Timber Processing’s April issue features Franklin Lumber, LLC, a former IP sawmill in Franklin, Va. that’s up and running again under new ownership. The issue also highlights Advanced Sawmill Machinery on its 20th anniversary in business this year. Other featured articles discuss universities turning to biomass power, the upcoming 2014 Richmond Expo, and a look back at Weyerhaeuser’s 1922 railway sawmill tour.
West Fraser Adds To U.S. Portfolio; Klausner Mills Gaining Steam?; More BC Mills Okay Than Not; SYP Lumber Shipments Rise Again; Lignetics Sold To Equity Firm; Drax Considers Pellet Output; China Eats Up Lumber, Logs; BCAP Program Surfaces Again; Canfor Sells Daaquam Mill; J.D. Irving Plans Modernizations; IFG Enters CLT Venture; Tolleson Deal Is Completed
Timber Processing magazine Senior Associate Editor David Abbott visits Franklin Lumber, LLC, located in Franklin, Virginia. International Paper sold the majority of its company sawmills to West Fraser in 2006, but the Franklin southern yellow pine dimension lumber mill here had been an exception. Located in Isle of Wight County, the sawmill had benefited from a synergistic relationship with IP’s paper mill, situated directly adjacent on the same site. The sawmill supplied pine chips to the paper mill and received power and steam from it. IP wanted to keep the sawmill running if only to maintain a steady supply of chips. That lasted until 2009, when the recession and low lumber prices forced the mill’s closure. The paper mill followed a year later, in 2010, in total leaving 1,100 in the community jobless, and leaving the county with a $7 million budget gap, having lost its biggest taxpayer. Fast forward through more than four years of sitting idle and the mill has buzzed back to life after three former employees—Terry Godwin, Carl Buck and Perk Taylor—went in together to buy it and start it back up late last year as Franklin Lumber, LLC.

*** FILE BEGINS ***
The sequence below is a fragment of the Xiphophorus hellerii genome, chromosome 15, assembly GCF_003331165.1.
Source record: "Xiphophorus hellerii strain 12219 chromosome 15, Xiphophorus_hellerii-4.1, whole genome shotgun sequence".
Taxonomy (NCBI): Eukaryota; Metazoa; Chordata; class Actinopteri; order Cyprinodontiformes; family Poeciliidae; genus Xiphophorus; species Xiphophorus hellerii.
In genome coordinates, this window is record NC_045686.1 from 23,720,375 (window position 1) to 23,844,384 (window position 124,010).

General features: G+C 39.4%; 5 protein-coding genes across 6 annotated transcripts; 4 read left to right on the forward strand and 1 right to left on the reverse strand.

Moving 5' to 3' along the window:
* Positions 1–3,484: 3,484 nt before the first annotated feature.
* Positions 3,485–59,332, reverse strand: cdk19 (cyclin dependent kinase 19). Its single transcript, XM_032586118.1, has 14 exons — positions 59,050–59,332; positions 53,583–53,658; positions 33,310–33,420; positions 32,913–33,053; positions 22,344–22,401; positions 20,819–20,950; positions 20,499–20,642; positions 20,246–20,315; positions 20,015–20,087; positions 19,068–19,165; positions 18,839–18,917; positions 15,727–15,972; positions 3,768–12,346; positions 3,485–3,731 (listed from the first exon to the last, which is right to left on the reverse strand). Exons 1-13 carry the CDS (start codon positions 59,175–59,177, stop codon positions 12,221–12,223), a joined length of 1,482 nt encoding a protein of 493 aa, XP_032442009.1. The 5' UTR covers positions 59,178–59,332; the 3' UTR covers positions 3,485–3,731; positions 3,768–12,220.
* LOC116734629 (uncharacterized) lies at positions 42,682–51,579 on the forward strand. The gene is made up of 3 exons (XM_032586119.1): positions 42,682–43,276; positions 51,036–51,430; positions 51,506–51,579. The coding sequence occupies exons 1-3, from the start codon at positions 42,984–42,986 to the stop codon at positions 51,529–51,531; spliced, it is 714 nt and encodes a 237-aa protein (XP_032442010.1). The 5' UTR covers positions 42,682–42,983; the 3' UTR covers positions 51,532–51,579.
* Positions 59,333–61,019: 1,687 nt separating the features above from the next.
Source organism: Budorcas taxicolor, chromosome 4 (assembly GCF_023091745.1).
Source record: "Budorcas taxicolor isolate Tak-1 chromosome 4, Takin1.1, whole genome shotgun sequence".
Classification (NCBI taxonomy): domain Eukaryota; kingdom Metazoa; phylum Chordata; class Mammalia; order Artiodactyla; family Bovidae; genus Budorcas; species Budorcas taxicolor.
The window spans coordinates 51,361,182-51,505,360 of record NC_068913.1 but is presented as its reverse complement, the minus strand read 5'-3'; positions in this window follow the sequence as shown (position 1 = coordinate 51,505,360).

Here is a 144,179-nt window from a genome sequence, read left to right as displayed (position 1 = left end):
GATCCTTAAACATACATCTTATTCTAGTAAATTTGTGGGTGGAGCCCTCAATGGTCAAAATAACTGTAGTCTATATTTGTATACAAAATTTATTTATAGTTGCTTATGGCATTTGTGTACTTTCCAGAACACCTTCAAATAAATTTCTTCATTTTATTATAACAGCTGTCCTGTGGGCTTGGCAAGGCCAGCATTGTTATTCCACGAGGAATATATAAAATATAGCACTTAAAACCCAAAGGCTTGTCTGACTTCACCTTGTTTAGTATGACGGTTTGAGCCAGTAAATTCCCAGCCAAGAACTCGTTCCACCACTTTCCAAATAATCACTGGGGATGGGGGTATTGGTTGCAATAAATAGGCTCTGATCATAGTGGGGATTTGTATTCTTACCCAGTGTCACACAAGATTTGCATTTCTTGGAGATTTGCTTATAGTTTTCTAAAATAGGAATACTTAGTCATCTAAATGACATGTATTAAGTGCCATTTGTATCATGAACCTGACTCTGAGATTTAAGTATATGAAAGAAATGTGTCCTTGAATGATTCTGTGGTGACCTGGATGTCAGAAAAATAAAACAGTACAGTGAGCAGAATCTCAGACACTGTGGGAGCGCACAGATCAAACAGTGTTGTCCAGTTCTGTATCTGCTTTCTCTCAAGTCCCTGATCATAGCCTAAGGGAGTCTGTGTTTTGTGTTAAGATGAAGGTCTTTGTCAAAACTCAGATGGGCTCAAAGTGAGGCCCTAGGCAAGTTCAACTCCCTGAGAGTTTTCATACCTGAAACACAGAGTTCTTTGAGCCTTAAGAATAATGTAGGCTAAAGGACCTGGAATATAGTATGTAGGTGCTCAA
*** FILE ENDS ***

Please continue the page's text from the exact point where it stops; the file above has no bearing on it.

Timber Processing magazine Managing Editor Dan Shell highlights Advanced Sawmill Machinery, located in Holt, Florida, as they celebrate their 20th anniversary this year. Looking at David Seffens’ remarkable and ongoing career that spans six decades from the 1960s to the 2010s, one of his many business associates recently remarked that Seffens’ work is both his vocation and his hobby—he’s always thinking of sawmill innovations even while taking a break from creating sawmill innovations—and it completely fulfills him. A self-described “natural born mechanic” and self-taught sawmill engineer, Seffens’ career coincided with the rapid modernization of the sawmill industry in general and major expansion and modernization of Southern U.S. lumber manufacturing, including the transition from large natural stand to small plantation logs. Along the way, Seffens has sold sawmill equipment, installed sawmill equipment, consulted with sawmills on what equipment to use and how to efficiently employ it—and ultimately began designing and building his own sawmill equipment after starting Advanced Sawmill Machinery in 1994.